Essentially, the contractor failed to disperse funds to those he employed for services. One of them was a "Mr. Paul," who attempted to sue Father Dolan for $900 he claimed was owed to him. Father Dolan admits that Mr. Paul did complete the work he was hired for; however, the money in his possession was not designated for that purpose and should have been paid by the contractor. Father Dolan first considered resolving the situation privately but was advised if he did so a lawsuit could still be brought against him and he might be forced to pay twice, and was so convinced to let legal proceedings settle the matter.

An auditor was appointed to review the case, Mr. Paul claiming that bills were sent to Father Dolan and never returned with payment. Fortunately, Father Dolan demonstrated his administrative skills and was able to produce documents showing the contractor agreed to pay the bills in question, and a letter from Mr. Paul's clerk apologizing for sending him the bills in error. In addition, Mr. Pauls' foreman confessed that he and his colleagues were compensated for their time directly by Father Dolan, as agreed, so they were not owed anything further.

The affair was exhausting for Father Dolan, he reveals that his own statement and the cross-examination of witnesses took three days -- the initial trial amounting to about two weeks total. It was appealed and appeared before a superior court several times, each time requiring a "long statement which covered all the transactions and conversations, as far as I could remember, of a whole year, as far as they related to the case." For about 20 days, he sat, from morning until night, in his lawyer's office reading letters related to the case and replying. It was a trying process "but I had one consolation," he reveals, "that the other parties found it as tiresome as we, and made up their minds to take what they might have had in May 1876 (when the work was completed), and divide it between them and give us a clear receipt."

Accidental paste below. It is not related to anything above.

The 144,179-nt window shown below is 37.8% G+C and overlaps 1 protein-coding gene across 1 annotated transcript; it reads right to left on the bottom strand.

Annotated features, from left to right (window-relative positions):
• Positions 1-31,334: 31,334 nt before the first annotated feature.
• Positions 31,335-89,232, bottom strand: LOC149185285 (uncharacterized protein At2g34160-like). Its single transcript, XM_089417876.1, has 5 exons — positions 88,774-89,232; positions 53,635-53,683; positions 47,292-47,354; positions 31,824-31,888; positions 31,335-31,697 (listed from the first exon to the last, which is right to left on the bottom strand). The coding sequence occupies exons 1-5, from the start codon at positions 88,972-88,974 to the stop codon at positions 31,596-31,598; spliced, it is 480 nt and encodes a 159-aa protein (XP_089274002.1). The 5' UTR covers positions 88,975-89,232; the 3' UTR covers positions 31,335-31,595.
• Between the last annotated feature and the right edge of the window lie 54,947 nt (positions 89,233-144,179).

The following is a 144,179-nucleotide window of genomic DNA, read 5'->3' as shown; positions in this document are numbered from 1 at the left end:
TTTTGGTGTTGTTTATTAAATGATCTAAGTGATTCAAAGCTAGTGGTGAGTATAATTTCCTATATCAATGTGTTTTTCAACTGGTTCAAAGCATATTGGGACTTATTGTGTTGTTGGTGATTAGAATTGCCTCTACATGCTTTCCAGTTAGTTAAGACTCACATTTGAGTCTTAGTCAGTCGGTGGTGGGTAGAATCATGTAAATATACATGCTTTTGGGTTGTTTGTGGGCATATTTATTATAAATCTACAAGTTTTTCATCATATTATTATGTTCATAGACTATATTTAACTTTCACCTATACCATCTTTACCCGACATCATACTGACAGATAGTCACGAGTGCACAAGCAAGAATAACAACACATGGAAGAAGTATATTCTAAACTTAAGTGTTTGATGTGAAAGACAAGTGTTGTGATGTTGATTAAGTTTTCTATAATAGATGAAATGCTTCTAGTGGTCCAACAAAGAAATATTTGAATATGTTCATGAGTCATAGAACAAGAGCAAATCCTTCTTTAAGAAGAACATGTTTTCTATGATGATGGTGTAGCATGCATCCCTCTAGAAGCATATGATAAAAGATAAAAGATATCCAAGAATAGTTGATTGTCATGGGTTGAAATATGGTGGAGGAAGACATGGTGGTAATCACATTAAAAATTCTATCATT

He ends the letter stating that he would have enclosed all documentation but for want of time. He was departing for Fitchburg in the morning or, rather, in a few hours, as he was composing the letter at 1 a.m. "I felt nervous, could not sleep, so after lying two hours awake, I dressed and occupied myself with this statement," he confesses.

Father Dolan would remain at St. Mary until 1885, leaving to assume the role as pastor of Our Lady Help of Christians, near Newton Corner. He would serve his new parish from 1885 until 1915, again demonstrating his administrative abilities by overseeing the successful renovation of the church, construction of a rectory, and opening the first parochial school in Newton in 1892.

St. Mary would be replaced by a new church on Elliot Street, Mary Immaculate of Lourdes, dedicated by then Archbishop William H. O'Connell on Nov. 24, 1910.

- Thomas Lester is the archivist of the Archdiocese of Boston.



Help us expand our reach! Please share this article on social media

Submit a Letter to the Editor

Recent articles in the Culture & Events section

Server object error 'ASP 0228 : 80004005'

Server.Execute Error

/LM/W3SVC/11/ROOT/global.asa, line 23

The call to Server.Execute failed while loading the page.